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This article is a part of Global Cooperation after COVID-19, an opinion series offering analysis of the post-pandemic world.

O

n March 11, 2020, when the World Health Organization (WHO) declared the COVID-19 virus a global public health and safety threat, our leaders should have amplified the message, preparing people for a 1,000-day journey. Instead, our leaders managed the announcement of the pandemic as they would a quarterly earnings forecast, asserting that everything would be fine by the next quarter.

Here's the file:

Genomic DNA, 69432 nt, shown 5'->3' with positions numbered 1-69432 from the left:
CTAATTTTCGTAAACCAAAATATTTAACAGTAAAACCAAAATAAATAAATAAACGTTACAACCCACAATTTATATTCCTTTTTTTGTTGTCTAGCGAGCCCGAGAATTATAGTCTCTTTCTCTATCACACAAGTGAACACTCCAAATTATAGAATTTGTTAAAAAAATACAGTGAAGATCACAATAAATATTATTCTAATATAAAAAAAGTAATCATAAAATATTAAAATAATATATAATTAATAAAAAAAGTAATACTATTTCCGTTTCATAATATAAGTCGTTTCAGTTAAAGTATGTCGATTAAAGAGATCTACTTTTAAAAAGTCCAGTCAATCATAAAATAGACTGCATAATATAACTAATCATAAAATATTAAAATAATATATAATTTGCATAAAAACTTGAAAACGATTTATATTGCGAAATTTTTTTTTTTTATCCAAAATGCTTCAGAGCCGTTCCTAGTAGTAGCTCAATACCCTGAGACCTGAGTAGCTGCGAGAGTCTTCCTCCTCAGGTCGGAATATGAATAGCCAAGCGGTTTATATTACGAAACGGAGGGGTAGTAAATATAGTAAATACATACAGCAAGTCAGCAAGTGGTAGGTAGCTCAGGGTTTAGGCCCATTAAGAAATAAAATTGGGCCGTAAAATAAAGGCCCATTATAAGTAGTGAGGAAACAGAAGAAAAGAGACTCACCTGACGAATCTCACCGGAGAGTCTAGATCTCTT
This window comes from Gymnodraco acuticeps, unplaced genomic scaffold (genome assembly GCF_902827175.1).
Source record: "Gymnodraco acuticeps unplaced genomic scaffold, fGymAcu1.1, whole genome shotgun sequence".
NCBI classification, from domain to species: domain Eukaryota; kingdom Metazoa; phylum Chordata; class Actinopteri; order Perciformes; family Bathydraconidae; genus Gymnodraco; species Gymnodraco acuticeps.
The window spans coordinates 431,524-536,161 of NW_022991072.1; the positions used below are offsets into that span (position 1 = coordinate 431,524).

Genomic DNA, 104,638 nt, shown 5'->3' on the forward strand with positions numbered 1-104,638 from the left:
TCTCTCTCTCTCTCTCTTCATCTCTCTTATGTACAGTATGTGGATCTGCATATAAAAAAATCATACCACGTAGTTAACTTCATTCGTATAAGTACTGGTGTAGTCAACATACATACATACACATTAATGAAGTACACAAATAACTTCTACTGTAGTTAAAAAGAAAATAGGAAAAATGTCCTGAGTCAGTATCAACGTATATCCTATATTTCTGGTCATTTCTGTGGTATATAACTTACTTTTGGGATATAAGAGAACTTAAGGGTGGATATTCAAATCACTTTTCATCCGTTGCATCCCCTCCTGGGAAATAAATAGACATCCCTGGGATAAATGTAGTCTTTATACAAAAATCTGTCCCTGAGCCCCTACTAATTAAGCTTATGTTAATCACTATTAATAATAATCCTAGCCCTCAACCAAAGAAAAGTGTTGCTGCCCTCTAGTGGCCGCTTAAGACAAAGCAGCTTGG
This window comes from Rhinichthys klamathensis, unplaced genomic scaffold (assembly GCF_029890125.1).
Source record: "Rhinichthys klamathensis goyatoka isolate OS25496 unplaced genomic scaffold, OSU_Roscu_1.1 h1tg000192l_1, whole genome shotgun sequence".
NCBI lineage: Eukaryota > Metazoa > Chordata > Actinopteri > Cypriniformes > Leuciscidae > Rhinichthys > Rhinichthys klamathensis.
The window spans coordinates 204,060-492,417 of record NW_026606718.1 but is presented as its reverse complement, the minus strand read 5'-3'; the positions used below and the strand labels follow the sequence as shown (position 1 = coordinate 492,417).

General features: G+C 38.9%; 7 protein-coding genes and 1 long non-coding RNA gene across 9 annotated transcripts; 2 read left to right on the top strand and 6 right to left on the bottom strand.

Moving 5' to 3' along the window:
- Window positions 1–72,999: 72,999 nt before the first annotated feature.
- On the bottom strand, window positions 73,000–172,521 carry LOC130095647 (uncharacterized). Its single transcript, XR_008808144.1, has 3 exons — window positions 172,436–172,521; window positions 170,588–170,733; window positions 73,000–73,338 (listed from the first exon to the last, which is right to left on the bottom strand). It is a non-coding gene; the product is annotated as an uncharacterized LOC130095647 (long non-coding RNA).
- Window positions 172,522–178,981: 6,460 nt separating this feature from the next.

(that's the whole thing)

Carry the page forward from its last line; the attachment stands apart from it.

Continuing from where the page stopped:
Yet, the truth is that we have a long journey ahead of us, one that will take at least 1,000 days — and likely longer. While there are at least 14 vaccines in human trial, we should temper our hopes. Alex Gorsky, the CEO of Johnson & Johnson, stated that “we are taking what normally takes five to seven years, and doing it in five to seven months.” He cautioned that even if we get an effective vaccine, it won’t be clear how long its protection will last or how much of the population it will inoculate. Dr. Anthony Fauci, director of the US National Institute of Allergy and Infectious Diseases, echoed this point, telling the BBC that we need to have evidence that a vaccine is actually going to work.” In fact, it’s difficult for a vaccine candidate to make the transition from the laboratory to clinical trials. Vaccines are held to a higher standard than conventional drugs because they are given to healthy individuals. Regulators usually require a vaccine to undergo three phases of development in humans to monitor it for safety and effectiveness, a process that typically takes years. In the COVID-19 pandemic, its not yet clear what regulators will accept as proof of a successful and safe vaccine. In its guidance to the industry, the US Food and Drug Administration has said that to be approved, a vaccine would need to be 50 percent more effective than a placebo and show evidence beyond blood tests of an immune response. Once a vaccine is approved, it will take between 18 and 24 months to manufacture at scale, distribute and begin administering to a global population of approximately six billion people. Therefore, an optimistic point of view is 1,000 days from the WHO’s declaration, or — rounded up to mark the occasion — New Year’s Eve of 2022. A sobering thought.